I just got done e-mailing my dentist.  We've been chatting back and forth all weekend.  Now, my situation is a little atypical, but the dedication of this woman is amazing!  She is a student at The University of Colorado Denver Dental School, and for Green Spot-On readers please catch up with this story here.  My journey with this school started clear back in February and has been a great one.
Now, what does all of this have to do with green living?  A lot.  I have found that this is a great way for me to do community service, save money and that the school is on the cutting edge of technology which includes green practices.  When I say community service, I really feel as if I am helping these kids when I go in there.  I have the attitude that I am forming the minds of the future dentists of the world and what better way than to be totally open and honest and give them feedback and to help them learn?
It was really interesting this last Wednesday when I was in there, the student had the instructor come over, and the teacher asked why my hygiene area was still blank.  My student said she had felt awkward about asking that, so that is one of the things her and I have been e-mailing back and forth about.  Brainstorming ways of finding out true tests of ones personal hygiene without embarrassing them.  I said maybe she could ask the patient to grade themselves and then she could ask why they gave themselves that grade.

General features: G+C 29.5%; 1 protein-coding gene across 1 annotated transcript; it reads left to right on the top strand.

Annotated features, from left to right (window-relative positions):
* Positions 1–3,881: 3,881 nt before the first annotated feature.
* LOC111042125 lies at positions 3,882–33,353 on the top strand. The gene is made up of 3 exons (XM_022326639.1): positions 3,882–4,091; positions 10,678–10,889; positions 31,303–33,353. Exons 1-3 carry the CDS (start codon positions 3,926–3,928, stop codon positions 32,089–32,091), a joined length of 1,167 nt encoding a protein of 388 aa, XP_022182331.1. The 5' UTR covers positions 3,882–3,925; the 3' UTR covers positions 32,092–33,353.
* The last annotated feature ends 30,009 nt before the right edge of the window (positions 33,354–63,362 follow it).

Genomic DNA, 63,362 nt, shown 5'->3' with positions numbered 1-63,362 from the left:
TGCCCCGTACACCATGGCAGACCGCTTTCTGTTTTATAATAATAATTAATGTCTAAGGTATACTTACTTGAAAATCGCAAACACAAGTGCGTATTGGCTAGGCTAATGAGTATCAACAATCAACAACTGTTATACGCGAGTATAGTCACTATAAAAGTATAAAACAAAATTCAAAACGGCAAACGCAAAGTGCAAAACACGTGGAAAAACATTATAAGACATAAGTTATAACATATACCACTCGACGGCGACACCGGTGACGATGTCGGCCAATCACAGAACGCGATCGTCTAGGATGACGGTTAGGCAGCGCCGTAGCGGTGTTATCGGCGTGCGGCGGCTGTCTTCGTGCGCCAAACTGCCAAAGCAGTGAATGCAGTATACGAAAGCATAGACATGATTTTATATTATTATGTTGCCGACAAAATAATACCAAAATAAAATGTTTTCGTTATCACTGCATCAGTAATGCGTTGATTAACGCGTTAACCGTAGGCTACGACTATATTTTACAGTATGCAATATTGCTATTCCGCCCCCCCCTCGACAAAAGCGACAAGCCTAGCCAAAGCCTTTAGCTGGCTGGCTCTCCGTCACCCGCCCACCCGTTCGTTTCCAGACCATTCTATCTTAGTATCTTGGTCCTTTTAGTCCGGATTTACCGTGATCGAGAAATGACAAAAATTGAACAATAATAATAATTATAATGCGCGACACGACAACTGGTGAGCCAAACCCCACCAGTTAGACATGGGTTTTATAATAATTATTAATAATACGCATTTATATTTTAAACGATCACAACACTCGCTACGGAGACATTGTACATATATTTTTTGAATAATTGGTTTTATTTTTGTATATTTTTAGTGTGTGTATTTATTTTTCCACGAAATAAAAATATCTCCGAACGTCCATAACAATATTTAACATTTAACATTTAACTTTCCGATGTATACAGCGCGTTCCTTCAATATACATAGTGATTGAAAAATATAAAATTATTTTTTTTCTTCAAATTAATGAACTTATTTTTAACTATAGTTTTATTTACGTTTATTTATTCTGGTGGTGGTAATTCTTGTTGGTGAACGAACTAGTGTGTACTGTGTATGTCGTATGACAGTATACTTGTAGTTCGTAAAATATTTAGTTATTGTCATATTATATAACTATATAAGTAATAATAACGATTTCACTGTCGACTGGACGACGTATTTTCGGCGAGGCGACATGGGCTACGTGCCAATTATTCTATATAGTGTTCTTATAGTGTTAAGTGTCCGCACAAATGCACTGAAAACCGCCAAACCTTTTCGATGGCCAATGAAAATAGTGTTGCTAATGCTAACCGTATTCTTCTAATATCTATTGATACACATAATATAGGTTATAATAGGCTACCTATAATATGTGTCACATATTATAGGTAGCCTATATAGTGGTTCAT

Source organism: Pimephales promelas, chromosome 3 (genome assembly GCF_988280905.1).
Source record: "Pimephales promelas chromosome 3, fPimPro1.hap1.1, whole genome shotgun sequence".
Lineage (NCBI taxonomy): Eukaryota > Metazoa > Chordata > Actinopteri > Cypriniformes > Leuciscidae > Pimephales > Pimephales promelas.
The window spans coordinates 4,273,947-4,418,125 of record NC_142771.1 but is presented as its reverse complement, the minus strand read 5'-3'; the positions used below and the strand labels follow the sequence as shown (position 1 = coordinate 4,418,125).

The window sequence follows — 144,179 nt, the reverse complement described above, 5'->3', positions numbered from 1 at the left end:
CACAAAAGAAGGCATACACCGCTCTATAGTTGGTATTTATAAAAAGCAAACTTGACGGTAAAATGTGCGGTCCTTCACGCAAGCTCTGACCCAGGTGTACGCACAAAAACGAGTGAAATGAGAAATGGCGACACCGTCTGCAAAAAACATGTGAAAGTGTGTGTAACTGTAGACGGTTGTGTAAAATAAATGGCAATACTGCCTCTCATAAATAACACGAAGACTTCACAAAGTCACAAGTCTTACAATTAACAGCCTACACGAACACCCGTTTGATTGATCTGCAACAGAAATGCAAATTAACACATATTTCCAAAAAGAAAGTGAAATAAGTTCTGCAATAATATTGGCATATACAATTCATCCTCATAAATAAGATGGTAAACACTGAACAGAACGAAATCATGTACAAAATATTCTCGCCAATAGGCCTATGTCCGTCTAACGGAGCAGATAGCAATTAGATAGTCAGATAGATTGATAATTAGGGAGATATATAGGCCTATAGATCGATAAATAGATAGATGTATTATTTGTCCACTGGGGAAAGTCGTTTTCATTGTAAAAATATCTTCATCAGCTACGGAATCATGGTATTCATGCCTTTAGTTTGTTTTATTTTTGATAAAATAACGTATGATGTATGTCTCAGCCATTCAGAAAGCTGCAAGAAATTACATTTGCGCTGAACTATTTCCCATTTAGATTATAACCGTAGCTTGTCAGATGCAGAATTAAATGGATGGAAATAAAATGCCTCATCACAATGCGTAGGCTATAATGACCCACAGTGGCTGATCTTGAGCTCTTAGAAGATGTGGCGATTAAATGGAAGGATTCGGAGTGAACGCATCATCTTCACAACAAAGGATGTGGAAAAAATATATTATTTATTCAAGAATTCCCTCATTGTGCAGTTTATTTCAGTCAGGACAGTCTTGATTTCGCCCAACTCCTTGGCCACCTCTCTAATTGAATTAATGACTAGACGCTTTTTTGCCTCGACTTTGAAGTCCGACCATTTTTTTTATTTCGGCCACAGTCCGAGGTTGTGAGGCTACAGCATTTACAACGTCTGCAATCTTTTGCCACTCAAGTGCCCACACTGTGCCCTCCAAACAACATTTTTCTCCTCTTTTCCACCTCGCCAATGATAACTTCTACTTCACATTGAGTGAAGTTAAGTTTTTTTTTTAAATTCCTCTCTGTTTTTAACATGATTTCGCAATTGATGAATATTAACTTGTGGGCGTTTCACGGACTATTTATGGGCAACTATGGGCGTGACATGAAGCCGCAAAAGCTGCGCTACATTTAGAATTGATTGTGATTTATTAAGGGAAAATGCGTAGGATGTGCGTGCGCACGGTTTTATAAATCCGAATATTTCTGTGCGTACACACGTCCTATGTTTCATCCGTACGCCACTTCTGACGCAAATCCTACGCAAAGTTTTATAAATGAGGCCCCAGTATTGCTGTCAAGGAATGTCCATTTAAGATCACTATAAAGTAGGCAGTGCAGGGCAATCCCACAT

My neighbor, Mr. P. has even gone after asking me about it, and calls and updates me each time.  He is so proud of all of the work that he has gotten done there, it is almost funny.  Most of his dental work was done many years ago in Germany and is now needing to be replaced.  He is proud to tell me that for the thousands of dollars that his regular dentist was going to charge him, his total is at about $330!
Now, as I said in my first post about the dental school, it has to be a proper fit.  Meaning you must be able to devote quite a bit of time to your student.  I don't think I've ever gotten out of there in under three hours.  Mind you, I have gotten a lot done in three hours, but when you include a 1.5 hour drive each way, you're talking all day for each appointment.  But for me, it is worth it.

Tuesday, June 29, 2010

Here, kitty kitty kitty

Spaying and neutering is something I have firmly believed in since the first time I heard Bob Barker remind his viewers on the Price is Right how important it was.  And believe me, that has been a long time!!!  I recently have had many examples of why I so firmly believe in this literally dropped on my doorstep, okay maybe not dropped on my doorstep, but living and breathing and affecting the health (and food bill) of my ranch, so that counts too.